It’s no secret that I’ve been hankering after a panoramic pinhole for some time, but I wasn’t too sure what aspect ratio I preferred. There are many variants out there some say a true panoramic is 6×17, but I don’t think it really matters, yet I had a difficult time choosing whether to go with a 6×12 or 6×17. Being a Zero 2000 owner I looked at the Zero 612 (multi format 6×4.5, 6×6, 6×7, 6×9 and 6×12) in the first instance, but I thought it was a bit too expensive. I forget how it came about, but on Twitter, fellow photographer Alastair Ross advised me curved plane pinholes may be worth a look at. In a nutshell the film plane is curved to distribute the light more evenly across the negative thus reducing vignetting (darkening towards the edges) that is evident on flat plane panoramic pinholes. Of course my first thought was “this sounds like it could be expensive”. I started ‘Googling’ pinholes with a curved film plane, lots of cheap looking ones appeared that didn’t excite me so I left it a while. It wasn’t until I was looking in to laser drilled pinholes (that’s another story) that I came across a website called Au Premier Plan.
The website Au Premier Plan sells pinhole cameras that go under the brand name ‘RealitySoSubtle’ (great name) and its creator/owner is James Guerin. He set up ‘Au Premier Plan’ back in 2013 where he began manufacturing the RealitySoSubtle 6×17 (120 film) panoramic pinhole camera. Since then he’s added the 4×5″ (sheet film), 6×6 (120 film) and now the 6×12 panoramic pinhole camera. All his cameras are manufactured by him personally, so you know you’re getting something special.
When I saw the 6×17 and my jaw dropped. The engineering & manufacturing quality looked amazing and the price was very reasonable, but what struck me was all the pinholes on the website have 2 or 3 pinholes. Confusion ensued wondering what the heck I was looking at and how anyone could use such a thing. With more research I discovered it offers the pinhole a ‘rise/fall’ effect meaning the horizon can be better placed on the negative without tilting the pinhole (which creates a curve on the horizon as the film plane is no longer parallel). Looking around the website I noticed on the blog section that he was working on a 6×12 and James said he would be posting the results soon and taking orders in February. Being patient I waited for the results and when they appeared I have to say I was blown away. Although the 6×17 has a great panoramic aspect, the 6×12 made more sense to me and would be more economical with film, scanning and printing. As a check I looked at my digital panoramics and the majority fell within the 6×12 ratio – my mind was made up and an order was placed. I received an email from James saying things were going to be a little delayed due to an influx of orders for pinhole day, but I wasn’t in a rush. A week later a received an email to say the order had been shipped so with it coming from France I estimated another week before it would be in my hands.
Finally my ‘RealitySoSubtle’ 6×12 pinhole camera arrived quicker than expected. Like a child at Christmas I was keen to get through the wrapping to the goods inside. It was well packaged as you can see.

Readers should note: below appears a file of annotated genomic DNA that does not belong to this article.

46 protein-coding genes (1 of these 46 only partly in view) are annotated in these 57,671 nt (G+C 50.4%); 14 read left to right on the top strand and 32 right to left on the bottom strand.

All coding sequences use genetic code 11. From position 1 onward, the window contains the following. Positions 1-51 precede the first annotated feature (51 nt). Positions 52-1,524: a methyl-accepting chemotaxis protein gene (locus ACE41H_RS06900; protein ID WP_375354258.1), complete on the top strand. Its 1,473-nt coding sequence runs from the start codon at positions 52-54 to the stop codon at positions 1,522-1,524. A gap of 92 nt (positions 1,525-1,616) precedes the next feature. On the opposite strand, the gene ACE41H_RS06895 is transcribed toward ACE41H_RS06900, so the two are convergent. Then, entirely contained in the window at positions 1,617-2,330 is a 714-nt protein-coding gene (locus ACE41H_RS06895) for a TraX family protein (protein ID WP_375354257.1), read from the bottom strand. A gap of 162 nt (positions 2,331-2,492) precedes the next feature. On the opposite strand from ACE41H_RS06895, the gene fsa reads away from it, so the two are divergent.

- Format: 120 film (takes 6 pics per roll)
- Negative size: 56 x 123mm
- Focal Length: 60mm
- Angle of view: 120 degrees
- F number: f/200
- Weighs (approx): 800g
- Pinholes: 2x laser drilled 0.3mm – two pinholes for rise and fall effects
- Price €171 (inc. shipping) the exchange rate meant it cost me £140
This is a beautifully handcrafted pinhole camera that feels very solid and tactile, and there is so much to like about it, so forgive me if I seem to fawn over it for the next few paragraphs.
Attention to detail
With James being a keen pinhole photographer himself you can see the attention to detail he has given this (images courtesy of ©James Guerin), some would have been happy with two toggle latches (if any at all), not James he installs 4 to ensure all the joints seal against the main body. At the rear of the pinhole above the frame number window, there are a series of numbers 1,3,5,7,9,11. They remind you that when you wind on you need to follow this sequence of numbering as ‘one exposure = 2 frames’. With regards to winding on I like that you can reverse wind, for me it’s handy as there have been times when I’ve wound on too far when not paying attention and with the ‘Zero’ you can’t go backwards and of course offers more creative possibilities. I like the inclusion of a spirit level and underneath there is a 1/4″ threaded hole for attaching a quick-release camera plate, also there are 4 rubber feet which will be handy if I want to rest it on a surface and require some grip.
Inside the pinhole, he has clearly indicated the film path which helps with loading, but not only that he has considered the surfaces in which the film has contact and has added protection to reduce the chances of scratching the emulsion. This involves wrapping the spindles with some sort of fabric tape and the curved plane has only what I can describe as a smooth glossy like plastic that seems to reduce friction as the film passes over it.
Kudos to James, what he’s achieved in a relatively short space of time is nothing short of exceptional and I can’t recommend his pinhole cameras highly enough. I look forward to taking this away with me to North Wales for its maiden trip so I’ll post the results from it and offer my thoughts on its practical use in another blog which hopefully won’t be too long.
If you have any questions or comments please feel free to leave them via the “leave a reply” box below and I’ll try to respond to them asap.
Thanks for the read.
P.S.: If you’re interested in participating in a workshop please check our latest one here